Kars Medal, awarded by Sultan Abdul Mejid 1855 (Crimean War)
Obverse, the Sultan's royal cipher with two sprays of leaves around
Reverse, a fortress flying a standard in the mountains above a city
Kars Medal (Defence of Kars), 1855 (Crimean War)
The city of Kars, in north-eastern Turkey, was a possession of the Ottoman Empire between 1378 and 1877, but over the course of the nineteenth century an exposed and strategic position made it a frequent target of Russian attacks. Defended successfully in 1821, it fell in 1828, but was recovered in time to be a target anew in the Crimean War.
The Russians, who were in a dangerous position at the siege of Sebastopol, decided as almost the last gasp of the war to open a new front directly attacking the Ottoman Empire. Kars stood in their path, and withstood a five-month siege. Turkish reinforcements were sent but were used to skirmish with the Russian forces; facing winter without resupply, and with snowfall preventing their relief, the garrison surrendered on 26 November 1855. In the negotiations that ended the Crimean War Kars was transferred to Russia, although it would be recovered for good in 1918.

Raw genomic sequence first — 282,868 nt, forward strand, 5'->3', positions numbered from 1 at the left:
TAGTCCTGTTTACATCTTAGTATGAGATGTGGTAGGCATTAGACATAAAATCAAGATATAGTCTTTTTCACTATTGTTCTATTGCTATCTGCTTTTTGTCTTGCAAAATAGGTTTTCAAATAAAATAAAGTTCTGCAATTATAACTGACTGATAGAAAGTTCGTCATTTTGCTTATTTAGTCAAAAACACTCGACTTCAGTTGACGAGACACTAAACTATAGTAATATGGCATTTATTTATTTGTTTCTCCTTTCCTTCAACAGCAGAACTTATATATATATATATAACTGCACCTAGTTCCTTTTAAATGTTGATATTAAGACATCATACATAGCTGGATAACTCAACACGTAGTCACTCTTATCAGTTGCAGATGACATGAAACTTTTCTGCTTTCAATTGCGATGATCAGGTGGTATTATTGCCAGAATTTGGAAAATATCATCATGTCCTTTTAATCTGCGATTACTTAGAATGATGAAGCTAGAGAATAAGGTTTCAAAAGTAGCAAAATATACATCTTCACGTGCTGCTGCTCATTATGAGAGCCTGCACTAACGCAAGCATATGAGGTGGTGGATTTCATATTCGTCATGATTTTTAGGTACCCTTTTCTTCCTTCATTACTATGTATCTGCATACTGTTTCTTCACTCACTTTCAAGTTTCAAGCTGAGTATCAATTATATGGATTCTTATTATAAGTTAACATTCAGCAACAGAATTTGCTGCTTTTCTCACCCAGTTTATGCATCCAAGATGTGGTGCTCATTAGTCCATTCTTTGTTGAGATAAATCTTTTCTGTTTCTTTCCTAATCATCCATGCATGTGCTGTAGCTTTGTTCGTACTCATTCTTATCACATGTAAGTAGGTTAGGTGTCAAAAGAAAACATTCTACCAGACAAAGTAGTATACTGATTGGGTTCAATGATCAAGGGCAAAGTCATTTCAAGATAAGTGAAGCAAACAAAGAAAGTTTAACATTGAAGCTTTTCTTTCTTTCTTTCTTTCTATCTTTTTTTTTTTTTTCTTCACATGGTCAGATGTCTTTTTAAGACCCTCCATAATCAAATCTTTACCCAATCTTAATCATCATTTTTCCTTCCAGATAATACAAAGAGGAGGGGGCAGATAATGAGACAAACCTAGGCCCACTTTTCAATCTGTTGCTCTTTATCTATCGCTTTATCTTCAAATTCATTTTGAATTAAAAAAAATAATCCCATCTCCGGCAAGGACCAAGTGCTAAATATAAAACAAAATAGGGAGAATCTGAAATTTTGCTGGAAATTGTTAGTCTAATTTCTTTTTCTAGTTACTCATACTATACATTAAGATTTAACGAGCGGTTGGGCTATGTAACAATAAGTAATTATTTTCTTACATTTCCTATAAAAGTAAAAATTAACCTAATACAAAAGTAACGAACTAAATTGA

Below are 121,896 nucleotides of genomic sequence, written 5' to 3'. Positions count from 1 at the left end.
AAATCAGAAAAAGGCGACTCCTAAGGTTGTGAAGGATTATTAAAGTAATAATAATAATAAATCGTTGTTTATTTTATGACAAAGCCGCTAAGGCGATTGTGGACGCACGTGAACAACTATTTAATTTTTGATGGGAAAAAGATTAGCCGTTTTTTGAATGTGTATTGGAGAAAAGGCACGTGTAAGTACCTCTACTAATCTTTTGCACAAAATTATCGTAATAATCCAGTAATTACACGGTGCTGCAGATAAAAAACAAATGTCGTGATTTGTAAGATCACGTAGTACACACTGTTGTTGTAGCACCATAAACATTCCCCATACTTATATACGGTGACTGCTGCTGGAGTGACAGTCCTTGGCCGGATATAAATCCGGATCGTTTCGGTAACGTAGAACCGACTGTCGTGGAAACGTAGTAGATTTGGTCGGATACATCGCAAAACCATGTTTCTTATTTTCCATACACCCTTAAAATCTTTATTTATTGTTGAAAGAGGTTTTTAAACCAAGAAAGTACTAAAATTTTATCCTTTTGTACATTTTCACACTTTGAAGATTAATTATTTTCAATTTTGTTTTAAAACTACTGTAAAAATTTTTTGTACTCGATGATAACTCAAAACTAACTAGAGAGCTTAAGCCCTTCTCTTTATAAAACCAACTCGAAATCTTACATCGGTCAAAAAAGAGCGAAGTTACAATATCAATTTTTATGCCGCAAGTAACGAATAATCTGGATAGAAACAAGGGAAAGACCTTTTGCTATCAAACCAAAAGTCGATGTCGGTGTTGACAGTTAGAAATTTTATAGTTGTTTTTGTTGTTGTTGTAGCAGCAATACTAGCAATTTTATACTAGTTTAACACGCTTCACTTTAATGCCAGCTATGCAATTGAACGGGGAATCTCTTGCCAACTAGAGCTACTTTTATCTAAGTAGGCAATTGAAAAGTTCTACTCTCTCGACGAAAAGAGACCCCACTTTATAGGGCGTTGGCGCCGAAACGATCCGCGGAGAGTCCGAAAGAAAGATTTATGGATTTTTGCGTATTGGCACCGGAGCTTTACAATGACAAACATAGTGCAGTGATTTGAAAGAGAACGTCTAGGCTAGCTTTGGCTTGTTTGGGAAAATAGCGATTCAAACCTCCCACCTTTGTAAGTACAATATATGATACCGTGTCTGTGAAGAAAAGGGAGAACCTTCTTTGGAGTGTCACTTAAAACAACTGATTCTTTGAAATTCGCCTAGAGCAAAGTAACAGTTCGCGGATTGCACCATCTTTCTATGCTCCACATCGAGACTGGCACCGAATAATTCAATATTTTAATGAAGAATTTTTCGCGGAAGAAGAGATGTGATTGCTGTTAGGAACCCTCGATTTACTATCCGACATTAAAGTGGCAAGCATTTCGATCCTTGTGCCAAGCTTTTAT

No dishonour was attached to the 1855 surrender by Sultan Abdul Mejid, and those who had assisted in the city's defence were awarded this commemorative medal. As the garrison had been under British command, and had numbered a few British troops, not all the recipients were Ottoman soldiers, but the great majority were; nearly twenty thousand were issued to Turkish forces and the issues to Turks and non-Turks are not distinct in any way.
It cannot therefore be told to whom this example of the medal was awarded and in what force he served. Although this medal has become part of the Watson Collection, moreover, it is not in Lester Watson's own lists and there is no information about how he may have acquired it.